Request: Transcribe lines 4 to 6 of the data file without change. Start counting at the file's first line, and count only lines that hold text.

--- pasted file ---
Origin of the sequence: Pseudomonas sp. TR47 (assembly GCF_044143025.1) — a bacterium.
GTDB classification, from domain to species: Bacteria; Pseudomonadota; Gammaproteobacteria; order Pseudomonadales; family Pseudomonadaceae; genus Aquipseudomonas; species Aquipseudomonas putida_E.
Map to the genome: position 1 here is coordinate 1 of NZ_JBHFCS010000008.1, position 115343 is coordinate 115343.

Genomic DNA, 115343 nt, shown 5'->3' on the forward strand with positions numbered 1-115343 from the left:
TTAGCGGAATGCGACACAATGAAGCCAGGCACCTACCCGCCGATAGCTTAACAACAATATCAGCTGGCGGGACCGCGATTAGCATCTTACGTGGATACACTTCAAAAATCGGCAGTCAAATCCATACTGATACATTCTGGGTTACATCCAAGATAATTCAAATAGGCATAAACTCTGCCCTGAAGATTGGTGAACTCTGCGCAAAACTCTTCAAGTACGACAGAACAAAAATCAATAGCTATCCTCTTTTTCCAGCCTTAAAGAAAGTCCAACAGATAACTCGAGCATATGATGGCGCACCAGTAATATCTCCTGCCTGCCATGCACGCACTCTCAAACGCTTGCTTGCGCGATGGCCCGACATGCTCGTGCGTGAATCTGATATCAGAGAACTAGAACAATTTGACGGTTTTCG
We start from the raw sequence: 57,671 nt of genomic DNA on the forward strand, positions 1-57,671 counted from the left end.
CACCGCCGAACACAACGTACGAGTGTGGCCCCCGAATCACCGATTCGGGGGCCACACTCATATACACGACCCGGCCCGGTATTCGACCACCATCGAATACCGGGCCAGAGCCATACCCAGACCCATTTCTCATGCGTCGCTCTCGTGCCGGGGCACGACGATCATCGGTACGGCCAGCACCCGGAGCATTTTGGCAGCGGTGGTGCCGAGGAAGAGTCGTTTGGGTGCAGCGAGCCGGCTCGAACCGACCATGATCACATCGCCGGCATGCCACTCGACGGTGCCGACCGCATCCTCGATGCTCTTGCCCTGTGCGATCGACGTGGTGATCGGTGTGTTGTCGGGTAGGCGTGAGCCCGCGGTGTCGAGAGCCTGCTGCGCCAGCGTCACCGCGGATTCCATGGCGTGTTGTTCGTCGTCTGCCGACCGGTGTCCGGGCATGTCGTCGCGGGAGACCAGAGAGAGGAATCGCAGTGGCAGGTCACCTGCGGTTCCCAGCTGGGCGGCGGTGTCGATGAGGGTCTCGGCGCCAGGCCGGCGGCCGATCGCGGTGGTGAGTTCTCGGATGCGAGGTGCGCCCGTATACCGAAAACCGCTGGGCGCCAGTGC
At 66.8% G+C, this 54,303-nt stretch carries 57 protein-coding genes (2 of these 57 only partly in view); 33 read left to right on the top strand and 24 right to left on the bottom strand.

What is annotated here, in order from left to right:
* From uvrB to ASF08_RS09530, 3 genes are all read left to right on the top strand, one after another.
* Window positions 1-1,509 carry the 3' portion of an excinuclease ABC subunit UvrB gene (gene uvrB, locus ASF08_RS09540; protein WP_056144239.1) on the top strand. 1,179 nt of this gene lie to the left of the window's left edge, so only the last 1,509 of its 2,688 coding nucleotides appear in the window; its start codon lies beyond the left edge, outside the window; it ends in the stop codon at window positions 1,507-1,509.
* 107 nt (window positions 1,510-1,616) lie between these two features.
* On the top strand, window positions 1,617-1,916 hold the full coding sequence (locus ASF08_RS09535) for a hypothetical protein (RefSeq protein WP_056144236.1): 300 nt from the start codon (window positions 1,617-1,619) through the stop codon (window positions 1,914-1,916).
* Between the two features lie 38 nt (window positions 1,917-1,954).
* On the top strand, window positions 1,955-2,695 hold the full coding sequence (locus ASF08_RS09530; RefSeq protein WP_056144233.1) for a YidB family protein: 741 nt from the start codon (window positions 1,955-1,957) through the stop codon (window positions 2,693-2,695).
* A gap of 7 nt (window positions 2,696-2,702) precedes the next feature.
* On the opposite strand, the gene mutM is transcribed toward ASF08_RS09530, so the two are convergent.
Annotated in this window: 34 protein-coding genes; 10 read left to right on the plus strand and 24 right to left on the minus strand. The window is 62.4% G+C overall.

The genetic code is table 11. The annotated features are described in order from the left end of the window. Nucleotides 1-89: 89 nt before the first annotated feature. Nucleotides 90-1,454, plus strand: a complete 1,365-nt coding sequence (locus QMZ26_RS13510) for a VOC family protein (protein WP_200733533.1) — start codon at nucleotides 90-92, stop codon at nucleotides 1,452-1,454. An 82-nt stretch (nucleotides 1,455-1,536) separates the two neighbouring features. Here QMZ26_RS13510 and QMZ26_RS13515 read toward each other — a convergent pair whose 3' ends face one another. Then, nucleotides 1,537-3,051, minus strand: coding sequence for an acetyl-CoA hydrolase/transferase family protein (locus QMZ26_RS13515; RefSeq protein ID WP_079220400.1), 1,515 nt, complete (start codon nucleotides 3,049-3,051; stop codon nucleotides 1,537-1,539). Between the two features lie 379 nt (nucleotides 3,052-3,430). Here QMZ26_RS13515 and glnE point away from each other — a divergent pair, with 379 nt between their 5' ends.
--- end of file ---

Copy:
Genomic DNA, 115343 nt, shown 5'->3' on the forward strand with positions numbered 1-115343 from the left:
TTAGCGGAATGCGACACAATGAAGCCAGGCACCTACCCGCCGATAGCTTAACAACAATATCAGCTGGCGGGACCGCGATTAGCATCTTACGTGGATACACTTCAAAAATCGGCAGTCAAATCCATACTGATACATTCTGGGTTACATCCAAGATAATTCAAATAGGCATAAACTCTGCCCTGAAGATTGGTGAACTCTGCGCAAAACTCTTCAAGTACGACAGAACAAAAATCAATAGCTATCCTCTTTTTCCAGCCTTAAAGAAAGTCCAACAGATAACTCGAGCATATGATGGCGCACCAGTAATATCTCCTGCCTGCCATGCACGCACTCTCAAACGCTTGCTTGCGCGATGGCCCGACATGCTCGTGCGTGAATCTGATATCAGAGAACTAGAACAATTTGACGGTTTTCG
We start from the raw sequence: 57,671 nt of genomic DNA on the forward strand, positions 1-57,671 counted from the left end.